Your Internet of Things project will probably involve the use of a server. If you are using a Raspberry Pi as part of your project, you may wish to operate the Raspberry Pi as a server. However, you may have some challenges in making this work. In general, Internet Service Providers don't want their customers to run servers through their system (they only want to support client computers). To prevent the operation of a server, the ISP may block certain ports, like port 80 for a web server. If this is the case, then you won't be able to connect your Raspberry Pi to the Internet as a web server running on port 80. Even if your ISP permits you to operate a server, there are security issues to consider. For example, to operate a web server, you will need to open port 80 on your home router. By doing this, you open yourself to hackers, who may wish to hack into your network and Raspberry Pi. Specific steps must be taken to help secure your home network if you are contemplating operating a server that is connected to the Internet. The security issues are beyond the scope of topics presented on this web page.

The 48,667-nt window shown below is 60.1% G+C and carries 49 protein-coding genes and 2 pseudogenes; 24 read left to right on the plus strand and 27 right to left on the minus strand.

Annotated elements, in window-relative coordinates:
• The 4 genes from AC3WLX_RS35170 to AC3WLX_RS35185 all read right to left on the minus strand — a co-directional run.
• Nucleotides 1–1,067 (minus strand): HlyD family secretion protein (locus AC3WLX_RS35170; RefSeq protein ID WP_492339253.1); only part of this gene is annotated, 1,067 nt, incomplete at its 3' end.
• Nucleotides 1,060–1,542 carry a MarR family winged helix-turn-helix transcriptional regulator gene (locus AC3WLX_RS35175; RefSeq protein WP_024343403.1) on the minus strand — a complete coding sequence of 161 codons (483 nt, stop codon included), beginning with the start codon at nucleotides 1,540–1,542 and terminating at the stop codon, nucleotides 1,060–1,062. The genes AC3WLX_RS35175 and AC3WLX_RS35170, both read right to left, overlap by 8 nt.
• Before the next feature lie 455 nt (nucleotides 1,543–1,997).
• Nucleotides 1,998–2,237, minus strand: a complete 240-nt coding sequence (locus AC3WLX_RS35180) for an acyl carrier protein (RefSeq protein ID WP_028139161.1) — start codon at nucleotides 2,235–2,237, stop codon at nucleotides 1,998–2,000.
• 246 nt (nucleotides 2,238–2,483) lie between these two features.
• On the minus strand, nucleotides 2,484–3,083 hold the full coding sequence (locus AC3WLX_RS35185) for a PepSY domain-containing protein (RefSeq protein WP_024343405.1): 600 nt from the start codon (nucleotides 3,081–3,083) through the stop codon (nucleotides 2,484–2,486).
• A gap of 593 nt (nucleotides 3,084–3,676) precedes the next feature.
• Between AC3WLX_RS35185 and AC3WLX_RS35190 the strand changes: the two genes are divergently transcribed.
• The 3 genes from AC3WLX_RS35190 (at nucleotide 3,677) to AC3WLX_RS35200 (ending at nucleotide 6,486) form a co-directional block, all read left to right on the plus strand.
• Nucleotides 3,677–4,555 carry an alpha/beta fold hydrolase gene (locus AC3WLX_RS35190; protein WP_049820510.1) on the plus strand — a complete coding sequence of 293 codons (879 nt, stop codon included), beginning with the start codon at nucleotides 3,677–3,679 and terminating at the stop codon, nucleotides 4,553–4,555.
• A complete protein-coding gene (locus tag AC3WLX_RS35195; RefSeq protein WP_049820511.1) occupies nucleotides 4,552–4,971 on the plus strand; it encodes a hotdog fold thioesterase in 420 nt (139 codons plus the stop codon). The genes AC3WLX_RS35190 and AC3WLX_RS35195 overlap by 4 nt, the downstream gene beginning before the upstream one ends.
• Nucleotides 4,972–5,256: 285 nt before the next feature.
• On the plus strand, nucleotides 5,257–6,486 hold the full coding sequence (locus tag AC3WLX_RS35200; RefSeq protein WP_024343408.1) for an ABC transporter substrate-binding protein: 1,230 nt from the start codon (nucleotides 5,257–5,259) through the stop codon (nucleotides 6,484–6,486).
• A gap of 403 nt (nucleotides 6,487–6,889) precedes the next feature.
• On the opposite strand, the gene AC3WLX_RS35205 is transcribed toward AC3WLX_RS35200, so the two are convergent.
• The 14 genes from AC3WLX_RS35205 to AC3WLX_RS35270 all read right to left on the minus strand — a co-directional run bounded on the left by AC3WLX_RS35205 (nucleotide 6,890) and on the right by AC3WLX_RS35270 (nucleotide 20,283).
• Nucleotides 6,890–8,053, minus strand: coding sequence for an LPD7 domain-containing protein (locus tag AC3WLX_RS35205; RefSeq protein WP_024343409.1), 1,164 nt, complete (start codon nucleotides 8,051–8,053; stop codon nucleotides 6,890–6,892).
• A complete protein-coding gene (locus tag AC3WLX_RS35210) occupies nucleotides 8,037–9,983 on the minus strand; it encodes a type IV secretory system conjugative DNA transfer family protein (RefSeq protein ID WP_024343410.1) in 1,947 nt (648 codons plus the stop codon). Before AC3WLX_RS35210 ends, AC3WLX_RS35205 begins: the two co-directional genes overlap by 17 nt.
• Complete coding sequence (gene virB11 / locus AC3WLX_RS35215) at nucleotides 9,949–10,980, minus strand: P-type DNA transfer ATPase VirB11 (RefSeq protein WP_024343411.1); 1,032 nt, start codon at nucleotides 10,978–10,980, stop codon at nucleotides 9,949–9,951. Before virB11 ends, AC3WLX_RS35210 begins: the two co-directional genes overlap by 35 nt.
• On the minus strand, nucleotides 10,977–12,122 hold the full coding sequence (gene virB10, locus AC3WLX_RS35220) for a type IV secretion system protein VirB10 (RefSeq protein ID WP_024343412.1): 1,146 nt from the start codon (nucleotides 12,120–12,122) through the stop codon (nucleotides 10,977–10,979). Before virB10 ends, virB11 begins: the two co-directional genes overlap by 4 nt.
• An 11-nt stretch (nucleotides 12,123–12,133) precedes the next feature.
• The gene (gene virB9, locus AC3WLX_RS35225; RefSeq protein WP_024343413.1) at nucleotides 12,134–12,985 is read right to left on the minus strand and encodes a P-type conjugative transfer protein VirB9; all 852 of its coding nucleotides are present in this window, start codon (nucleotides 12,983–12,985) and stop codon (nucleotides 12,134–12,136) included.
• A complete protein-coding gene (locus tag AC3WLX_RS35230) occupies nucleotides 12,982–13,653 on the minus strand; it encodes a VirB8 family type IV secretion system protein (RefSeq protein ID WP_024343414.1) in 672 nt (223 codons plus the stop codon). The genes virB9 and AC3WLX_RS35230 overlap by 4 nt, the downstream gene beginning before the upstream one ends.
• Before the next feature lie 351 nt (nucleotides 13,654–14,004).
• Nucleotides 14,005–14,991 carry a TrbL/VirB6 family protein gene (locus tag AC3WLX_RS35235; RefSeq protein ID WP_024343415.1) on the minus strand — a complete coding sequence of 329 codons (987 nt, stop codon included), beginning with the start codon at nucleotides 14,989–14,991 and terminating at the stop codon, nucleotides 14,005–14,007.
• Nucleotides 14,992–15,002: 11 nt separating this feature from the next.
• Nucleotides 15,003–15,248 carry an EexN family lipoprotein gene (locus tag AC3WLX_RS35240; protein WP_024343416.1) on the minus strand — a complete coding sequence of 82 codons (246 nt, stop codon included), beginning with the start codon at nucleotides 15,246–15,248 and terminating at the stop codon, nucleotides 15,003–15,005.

A better option for your Internet of Things project would be to use a service offered by a company. For example, this web site is housed on a server provided by Aabaco Small Business. By paying a modest monthly fee, Aabaco provides space on one of their web servers and provides to me the domain name of lafavre.us
Your IoT project might include the creation of a web page or web pages. Many web design professionals utilize special software for creating web pages. Nevertheless, it is to your advantage to learn how to create a web page using only HTML markup language.
Let's start by looking at the code for a very simple page. Use the link below (the page will open in a new browser tab):
This is a very simple web page. You can inspect the HTML code by clicking on the page with the right mouse button. In the menu that opens, select View Page Source (Chrome) or similar. Notice that portions of text are enclosed in tags. The first line of text has this:
When your web browser reads this line, it understands that what follows will be a web page coded in HTML version 5. Then comes the first HTML tag:
and the html code is closed with this tag: